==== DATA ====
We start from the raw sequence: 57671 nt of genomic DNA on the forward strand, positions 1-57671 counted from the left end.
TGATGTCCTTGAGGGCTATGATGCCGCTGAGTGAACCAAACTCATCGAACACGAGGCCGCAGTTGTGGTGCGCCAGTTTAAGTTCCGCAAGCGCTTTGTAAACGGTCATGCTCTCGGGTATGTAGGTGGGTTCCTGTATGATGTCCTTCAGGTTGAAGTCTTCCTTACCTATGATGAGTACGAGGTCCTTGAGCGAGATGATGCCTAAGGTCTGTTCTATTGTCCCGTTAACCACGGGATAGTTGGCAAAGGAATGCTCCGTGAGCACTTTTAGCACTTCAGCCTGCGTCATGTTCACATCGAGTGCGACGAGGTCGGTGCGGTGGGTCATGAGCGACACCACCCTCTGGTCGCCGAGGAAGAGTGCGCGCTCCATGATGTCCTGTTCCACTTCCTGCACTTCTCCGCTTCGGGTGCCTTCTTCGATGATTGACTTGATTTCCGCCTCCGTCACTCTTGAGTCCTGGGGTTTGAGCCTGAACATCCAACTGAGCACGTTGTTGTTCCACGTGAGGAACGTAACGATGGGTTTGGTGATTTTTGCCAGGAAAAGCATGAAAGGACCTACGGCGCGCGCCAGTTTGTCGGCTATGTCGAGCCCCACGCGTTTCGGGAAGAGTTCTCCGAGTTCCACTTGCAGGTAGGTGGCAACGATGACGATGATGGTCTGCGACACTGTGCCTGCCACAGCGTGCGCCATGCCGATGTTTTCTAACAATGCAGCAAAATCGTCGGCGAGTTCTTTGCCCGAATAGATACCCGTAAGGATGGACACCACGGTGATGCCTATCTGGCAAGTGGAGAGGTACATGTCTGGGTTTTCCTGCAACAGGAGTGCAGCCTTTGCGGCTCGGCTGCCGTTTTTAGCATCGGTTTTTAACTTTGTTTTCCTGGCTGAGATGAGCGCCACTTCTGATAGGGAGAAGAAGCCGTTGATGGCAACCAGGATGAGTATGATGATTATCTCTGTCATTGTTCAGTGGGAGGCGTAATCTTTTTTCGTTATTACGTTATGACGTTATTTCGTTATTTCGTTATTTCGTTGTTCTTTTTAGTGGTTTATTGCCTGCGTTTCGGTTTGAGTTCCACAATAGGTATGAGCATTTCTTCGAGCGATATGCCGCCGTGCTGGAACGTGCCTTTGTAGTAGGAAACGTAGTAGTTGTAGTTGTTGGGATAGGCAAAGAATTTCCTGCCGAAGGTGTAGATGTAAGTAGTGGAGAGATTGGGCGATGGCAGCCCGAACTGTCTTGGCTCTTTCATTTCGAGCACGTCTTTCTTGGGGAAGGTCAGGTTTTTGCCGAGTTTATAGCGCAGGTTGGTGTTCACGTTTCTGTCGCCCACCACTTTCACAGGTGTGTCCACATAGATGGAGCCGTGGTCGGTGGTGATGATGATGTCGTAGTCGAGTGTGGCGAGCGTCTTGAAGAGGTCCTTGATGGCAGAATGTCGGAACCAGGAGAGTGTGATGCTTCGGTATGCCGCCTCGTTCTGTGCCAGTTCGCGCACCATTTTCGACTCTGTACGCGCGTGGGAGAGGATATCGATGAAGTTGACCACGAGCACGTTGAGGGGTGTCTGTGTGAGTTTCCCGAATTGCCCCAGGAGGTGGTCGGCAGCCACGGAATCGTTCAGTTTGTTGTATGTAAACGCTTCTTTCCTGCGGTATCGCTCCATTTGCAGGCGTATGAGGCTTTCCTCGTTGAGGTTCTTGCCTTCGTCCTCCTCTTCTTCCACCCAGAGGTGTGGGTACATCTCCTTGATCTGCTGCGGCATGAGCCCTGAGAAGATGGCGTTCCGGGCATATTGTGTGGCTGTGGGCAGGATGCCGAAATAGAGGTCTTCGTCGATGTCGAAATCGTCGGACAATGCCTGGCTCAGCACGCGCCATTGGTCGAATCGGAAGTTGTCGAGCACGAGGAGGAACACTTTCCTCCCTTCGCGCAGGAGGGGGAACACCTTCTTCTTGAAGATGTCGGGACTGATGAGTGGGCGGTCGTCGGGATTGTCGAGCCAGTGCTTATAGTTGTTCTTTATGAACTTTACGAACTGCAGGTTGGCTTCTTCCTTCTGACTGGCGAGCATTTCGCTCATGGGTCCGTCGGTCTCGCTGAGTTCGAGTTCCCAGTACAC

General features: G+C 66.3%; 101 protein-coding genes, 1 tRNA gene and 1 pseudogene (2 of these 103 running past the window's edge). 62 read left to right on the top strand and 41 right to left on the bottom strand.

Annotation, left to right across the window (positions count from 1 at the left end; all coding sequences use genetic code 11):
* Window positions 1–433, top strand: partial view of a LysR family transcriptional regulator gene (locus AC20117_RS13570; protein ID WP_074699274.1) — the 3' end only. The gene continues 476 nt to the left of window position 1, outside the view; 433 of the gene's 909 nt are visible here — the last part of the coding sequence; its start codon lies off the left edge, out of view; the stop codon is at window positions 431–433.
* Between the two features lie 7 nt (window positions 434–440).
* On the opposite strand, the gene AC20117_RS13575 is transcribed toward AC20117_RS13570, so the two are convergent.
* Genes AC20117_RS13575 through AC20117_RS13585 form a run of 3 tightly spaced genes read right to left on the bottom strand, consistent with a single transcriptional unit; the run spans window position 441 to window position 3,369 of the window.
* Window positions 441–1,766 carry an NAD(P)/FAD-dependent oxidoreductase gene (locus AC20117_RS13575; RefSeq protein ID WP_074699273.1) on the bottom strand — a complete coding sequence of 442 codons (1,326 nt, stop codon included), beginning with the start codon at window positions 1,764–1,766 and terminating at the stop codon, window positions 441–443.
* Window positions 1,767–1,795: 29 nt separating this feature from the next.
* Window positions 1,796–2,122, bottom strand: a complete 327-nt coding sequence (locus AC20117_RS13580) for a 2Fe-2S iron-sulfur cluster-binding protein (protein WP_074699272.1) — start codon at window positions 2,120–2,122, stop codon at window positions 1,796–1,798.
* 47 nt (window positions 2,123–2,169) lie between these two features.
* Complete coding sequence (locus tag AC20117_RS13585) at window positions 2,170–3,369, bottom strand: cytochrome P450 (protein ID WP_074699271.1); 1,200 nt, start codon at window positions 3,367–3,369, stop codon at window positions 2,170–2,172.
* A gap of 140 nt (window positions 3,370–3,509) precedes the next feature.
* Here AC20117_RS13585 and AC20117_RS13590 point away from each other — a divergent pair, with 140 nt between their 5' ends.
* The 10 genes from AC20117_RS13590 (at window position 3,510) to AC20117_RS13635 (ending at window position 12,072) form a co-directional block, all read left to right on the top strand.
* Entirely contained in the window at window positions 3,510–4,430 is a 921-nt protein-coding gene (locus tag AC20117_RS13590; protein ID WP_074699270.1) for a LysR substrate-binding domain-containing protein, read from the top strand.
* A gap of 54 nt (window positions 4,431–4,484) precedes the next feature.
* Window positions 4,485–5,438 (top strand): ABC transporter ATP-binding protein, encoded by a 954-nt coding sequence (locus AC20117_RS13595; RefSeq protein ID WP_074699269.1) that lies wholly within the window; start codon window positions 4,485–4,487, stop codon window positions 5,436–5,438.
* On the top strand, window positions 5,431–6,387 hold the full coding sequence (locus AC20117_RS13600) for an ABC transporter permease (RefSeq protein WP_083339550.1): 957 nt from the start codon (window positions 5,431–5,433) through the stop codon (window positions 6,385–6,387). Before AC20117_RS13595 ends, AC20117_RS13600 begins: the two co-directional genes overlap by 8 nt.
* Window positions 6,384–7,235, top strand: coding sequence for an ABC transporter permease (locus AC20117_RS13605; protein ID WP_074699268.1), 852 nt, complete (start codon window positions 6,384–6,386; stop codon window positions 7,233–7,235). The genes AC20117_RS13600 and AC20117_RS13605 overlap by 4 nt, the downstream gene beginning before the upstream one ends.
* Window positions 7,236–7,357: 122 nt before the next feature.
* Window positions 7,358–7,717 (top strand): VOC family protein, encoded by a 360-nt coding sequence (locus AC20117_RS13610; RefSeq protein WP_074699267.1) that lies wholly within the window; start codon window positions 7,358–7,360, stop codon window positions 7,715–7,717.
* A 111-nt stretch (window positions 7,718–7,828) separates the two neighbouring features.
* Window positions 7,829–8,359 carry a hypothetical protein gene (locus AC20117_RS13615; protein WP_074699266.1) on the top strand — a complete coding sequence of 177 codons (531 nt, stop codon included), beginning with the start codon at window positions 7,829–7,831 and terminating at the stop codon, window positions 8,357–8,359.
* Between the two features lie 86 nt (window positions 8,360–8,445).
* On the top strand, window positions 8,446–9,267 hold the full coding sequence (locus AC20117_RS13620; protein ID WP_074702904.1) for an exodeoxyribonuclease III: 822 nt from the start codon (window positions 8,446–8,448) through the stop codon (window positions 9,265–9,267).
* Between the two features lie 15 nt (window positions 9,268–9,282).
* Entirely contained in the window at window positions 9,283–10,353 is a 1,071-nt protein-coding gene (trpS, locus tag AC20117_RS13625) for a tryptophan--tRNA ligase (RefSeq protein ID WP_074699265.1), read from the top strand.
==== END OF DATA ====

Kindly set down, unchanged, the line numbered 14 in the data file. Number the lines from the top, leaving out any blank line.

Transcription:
* A gap of 140 nt (window positions 3,370–3,509) precedes the next feature.